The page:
Speakers – Should You Purchase Your Own Microphone and Speaker System – Or Just Strain Your Voice?

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Microphone and Speaker System
Speakers – Should You Purchase Your Own Microphone and Speaker System – Or Just Strain Your Voice?
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If you are a speaker – doing workshops, keynotes, trainings, and the like, you may be wondering, “How important is it for me to have my own speaker/microphone system? If I am going to buy such a system, what should I be looking for?”

If you are an established speaker who ONLY does keynotes for large audiences, then you don’t need to even read this article. On the other hand, if you are getting established and/or if you do trainings and workshops, then I believe it is worth looking into making the purchase of your own speaker/microphone system. Many groups do not own a system and you will be able to demonstrate your professionalism by showing up with your own (plus you know it works).

For many years, I owned a portable (luggable) “Anchor Amp” speaker and a Shure microphone (wireless lavaliere) that I bought through Troxell Communications. Nearly 6 years ago, I paid about $1200-$1300 for the system, and I’m sure you could get it for less now. About a year ago, I purchased a Fender Passport system that is portable enough that I can take it in my suitcase (the Anchor Amp system is not that level of portable).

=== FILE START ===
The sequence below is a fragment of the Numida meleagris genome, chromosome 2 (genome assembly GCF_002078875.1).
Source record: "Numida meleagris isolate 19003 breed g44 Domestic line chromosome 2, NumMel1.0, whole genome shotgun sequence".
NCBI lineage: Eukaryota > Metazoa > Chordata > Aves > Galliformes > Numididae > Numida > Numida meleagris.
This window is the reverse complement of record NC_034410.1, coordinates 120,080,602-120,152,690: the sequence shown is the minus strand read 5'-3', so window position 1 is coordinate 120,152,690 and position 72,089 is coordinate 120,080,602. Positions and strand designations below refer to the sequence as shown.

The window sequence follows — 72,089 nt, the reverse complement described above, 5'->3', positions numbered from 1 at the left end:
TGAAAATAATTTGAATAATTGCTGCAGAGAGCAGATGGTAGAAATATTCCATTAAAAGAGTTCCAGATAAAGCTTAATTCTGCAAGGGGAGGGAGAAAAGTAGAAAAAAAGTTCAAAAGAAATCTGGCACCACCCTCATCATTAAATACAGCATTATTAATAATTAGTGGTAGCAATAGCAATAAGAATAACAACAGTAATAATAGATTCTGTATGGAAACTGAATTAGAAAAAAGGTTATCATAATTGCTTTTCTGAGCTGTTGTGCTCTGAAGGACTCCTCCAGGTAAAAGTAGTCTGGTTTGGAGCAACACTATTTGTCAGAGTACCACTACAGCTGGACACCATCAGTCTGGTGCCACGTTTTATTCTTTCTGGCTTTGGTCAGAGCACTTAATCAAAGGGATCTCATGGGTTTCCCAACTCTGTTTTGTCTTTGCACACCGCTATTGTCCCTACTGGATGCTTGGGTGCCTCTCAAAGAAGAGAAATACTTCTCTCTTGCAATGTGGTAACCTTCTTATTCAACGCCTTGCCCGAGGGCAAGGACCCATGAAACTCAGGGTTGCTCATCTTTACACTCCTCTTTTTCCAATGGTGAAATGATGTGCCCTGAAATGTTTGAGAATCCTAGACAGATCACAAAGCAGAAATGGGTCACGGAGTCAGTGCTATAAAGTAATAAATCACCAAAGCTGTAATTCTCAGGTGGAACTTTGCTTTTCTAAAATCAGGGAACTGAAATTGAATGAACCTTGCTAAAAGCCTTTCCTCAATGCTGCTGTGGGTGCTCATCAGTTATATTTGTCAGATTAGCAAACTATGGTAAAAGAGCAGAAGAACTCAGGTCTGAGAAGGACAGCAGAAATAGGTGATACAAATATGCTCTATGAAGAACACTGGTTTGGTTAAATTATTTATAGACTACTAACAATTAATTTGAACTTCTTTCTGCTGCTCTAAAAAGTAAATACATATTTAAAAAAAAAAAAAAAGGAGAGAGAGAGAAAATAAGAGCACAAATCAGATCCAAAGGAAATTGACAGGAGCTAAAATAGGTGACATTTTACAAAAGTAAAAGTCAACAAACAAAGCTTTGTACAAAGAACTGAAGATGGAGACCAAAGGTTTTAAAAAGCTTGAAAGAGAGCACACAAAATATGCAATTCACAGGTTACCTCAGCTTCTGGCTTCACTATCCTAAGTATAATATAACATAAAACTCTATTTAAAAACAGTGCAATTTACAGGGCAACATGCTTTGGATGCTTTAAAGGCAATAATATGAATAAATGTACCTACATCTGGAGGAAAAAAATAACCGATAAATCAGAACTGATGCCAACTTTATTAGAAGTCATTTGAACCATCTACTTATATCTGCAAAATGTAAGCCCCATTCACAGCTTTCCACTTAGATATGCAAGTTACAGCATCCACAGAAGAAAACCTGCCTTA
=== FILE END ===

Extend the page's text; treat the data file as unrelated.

The positives of the Fender Passport are its portability and the fact that the Executive package also comes with an attachment to the wireless that puts the microphone right in front of your mouth. The sound difference is amazing when compared to using the lavaliere. The downsides of the Fender Passport are its short battery life. It advertises that the battery charge lasts for 8 hours, but I’ve yet to have it last that long. It cannot be plugged in while you’re using it, so you have to depend on the battery charge.

When you are determining what kind of system to purchase, here are a few considerations:

  • What size group will you most often be speaking to? The Anchor Amp will work with groups of hundreds in a gymnasium; the Passport will work with 100 or more in a smaller venue.
  • What kind of voice projection do you need? If you have a weak voice or you have damaged your voice from overuse (or incorrect use), then be sure to get a system that offers rich, full sound.
  • Are you going to want a second, handheld mic to pass around your audience. If so, invest in one of the more expensive systems (like Anchor products) that offer these options.

If you are earning your living from using your voice, then be sure to have the tools to protect it. You may also be surprised how many of your audience members thank you for using a speaker system. People who are attending your speeches, workshops, and trainings want to hear you so they can learn from you. Give them that opportunity by amplifying your voice.

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